Numerous studies show that energetically and on CO2, current agrofuels have a poor or even negative balance. By using this agricultural land to plant other perennial crops, the CO2 balance is further aggravated to the detriment of agrofuels.
By taking into account, not only CO2 and energy, but also all the inputs (fertilizer, electricity, heating, etc.) of a farm, it is possible to establish an EQF balance: equivalent of a liter of fuel oil per hectare cultivated. When more EQF per ha is needed than the agrofuel can produce, the only effect of agrofuels is to boost the profit of multinationals. However, few agrofuels give more energy than EQF than they consume. See the image below:
To find out more: the oil balance sheet of a farm, click here.
Even more serious is the influence of agrofuels on the stock market quotations of cereals and by capital extension: we are beginning to feel a coupling of “energy” cereals on the price of oil! This fact is hardly acceptable.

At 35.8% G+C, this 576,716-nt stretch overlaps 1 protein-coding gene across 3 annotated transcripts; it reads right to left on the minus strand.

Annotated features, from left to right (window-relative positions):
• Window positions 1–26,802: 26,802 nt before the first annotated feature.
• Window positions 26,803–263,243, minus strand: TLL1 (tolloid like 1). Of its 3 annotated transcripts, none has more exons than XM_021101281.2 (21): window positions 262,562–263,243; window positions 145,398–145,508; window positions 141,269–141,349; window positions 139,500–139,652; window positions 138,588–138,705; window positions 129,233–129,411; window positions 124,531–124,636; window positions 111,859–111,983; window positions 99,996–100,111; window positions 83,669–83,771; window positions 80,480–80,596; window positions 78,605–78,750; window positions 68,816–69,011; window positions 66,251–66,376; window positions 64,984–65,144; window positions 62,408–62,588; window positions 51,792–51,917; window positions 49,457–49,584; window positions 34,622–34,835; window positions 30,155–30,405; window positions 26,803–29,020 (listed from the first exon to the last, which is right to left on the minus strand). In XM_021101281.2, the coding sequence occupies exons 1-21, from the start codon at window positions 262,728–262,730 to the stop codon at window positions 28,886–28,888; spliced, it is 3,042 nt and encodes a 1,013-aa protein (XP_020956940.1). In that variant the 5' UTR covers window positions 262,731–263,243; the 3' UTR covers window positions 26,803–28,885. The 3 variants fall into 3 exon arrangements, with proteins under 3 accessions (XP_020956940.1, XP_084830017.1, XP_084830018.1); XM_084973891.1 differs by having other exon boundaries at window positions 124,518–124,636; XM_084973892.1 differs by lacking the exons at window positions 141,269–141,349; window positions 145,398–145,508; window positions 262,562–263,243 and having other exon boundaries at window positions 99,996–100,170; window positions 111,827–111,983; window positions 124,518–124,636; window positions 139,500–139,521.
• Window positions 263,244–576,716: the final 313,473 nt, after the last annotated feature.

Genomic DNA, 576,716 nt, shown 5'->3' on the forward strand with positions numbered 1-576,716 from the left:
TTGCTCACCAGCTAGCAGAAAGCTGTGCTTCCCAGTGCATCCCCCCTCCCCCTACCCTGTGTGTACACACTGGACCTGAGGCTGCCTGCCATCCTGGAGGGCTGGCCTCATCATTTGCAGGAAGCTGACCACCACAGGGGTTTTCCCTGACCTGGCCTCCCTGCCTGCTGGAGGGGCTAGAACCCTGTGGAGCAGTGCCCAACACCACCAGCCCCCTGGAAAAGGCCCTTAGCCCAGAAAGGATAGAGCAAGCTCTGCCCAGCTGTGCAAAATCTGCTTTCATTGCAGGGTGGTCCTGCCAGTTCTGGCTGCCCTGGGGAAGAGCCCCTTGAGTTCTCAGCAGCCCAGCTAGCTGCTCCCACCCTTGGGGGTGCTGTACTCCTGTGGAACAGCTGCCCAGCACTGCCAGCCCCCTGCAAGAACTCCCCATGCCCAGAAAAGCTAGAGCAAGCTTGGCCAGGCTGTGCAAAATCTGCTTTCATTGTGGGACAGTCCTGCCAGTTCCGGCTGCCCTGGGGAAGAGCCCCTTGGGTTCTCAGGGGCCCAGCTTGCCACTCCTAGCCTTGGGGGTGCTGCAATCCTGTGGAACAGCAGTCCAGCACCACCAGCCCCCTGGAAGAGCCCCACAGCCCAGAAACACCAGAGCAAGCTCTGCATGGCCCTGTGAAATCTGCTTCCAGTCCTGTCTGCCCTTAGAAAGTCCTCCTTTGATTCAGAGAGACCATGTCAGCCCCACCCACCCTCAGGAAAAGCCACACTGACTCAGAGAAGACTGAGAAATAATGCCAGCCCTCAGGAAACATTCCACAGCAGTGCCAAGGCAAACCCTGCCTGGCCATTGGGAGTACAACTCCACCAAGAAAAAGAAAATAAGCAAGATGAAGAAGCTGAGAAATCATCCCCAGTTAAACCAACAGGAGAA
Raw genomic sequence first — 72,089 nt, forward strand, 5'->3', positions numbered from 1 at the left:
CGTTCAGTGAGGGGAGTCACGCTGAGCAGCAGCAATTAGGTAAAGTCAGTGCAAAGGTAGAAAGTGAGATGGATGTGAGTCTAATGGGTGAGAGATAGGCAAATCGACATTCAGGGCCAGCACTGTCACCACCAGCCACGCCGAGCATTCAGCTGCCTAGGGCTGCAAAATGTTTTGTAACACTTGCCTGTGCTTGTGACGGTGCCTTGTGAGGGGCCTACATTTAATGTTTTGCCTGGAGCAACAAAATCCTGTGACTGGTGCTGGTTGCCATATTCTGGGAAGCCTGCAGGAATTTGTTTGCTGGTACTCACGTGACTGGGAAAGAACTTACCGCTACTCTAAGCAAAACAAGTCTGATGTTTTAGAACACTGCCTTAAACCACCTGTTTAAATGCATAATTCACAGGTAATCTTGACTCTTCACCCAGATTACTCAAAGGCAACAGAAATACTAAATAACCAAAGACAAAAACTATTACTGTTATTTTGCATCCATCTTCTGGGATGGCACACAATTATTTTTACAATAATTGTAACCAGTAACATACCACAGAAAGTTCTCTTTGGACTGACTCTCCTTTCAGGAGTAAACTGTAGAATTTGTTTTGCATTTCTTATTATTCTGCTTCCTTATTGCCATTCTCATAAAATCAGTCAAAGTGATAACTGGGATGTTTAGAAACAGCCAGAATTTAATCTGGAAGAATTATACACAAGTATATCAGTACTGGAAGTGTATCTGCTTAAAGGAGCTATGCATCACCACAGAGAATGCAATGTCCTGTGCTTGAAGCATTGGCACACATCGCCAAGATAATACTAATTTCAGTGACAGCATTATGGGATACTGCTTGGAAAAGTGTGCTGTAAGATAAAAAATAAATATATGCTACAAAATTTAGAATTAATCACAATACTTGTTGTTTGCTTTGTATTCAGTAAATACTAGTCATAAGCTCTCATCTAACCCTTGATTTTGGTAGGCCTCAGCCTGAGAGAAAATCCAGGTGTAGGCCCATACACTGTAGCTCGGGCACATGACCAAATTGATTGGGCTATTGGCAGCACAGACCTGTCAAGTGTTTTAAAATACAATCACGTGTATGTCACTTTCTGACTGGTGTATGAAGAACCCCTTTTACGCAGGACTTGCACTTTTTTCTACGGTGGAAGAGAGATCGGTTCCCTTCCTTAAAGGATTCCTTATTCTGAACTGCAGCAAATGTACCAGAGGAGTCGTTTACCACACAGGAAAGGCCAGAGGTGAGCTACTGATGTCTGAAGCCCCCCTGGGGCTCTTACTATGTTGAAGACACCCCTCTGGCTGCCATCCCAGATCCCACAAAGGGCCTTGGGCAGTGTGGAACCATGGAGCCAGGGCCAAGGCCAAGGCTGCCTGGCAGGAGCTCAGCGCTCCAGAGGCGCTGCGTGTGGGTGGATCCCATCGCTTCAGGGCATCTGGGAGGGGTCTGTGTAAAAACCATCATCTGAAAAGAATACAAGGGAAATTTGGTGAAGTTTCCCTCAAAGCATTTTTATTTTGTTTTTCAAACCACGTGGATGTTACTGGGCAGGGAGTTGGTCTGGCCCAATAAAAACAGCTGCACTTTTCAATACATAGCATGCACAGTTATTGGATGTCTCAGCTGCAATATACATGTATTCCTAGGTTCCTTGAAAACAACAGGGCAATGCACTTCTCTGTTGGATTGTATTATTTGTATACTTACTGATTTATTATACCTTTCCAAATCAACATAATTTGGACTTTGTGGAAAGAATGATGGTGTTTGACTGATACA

The tons of wheat or corn (origin of bioethanol) have doubled in a few months, making the situation of farmers in developing countries very critical. As if she wasn't already ...
according to Jean Ziegler: “It takes 232 kg of corn to fill up 50 L of bioethanol. With this quantity of corn, we feed a child for a year ".
We are in agreement on this fact, we are less so on the fact that, without agrofuel, this quantity of corn would arrive in the womb of this child! Malnutrition and famines are surely not due to the production of agrofuels, otherwise they would not have existed before… but it is certain that agrofuels using food plants will make things worse.
On the other hand, famines are often due to the exploitation of nearby natural resources: oil and gas in the lead. This should be taken into account in the global eco-balance sheet for petroleum… and even more so, and by comparison, in that of agrofuels, thus improving it… a little!
Current agrofuels, primarily bioethanol, are therefore very far from being a lasting and comprehensive solution to the energy problem.
However, there are fortunately other much more promising routes for agrofuels: the biofuels of 2th and 3th generation. These are generally techniques known for years (decades for some) so why are they not more developed? They would make it possible to really change the situation for these “new” fuels… without forgetting that the cleanest fuel is, of course, the one that we do not spend!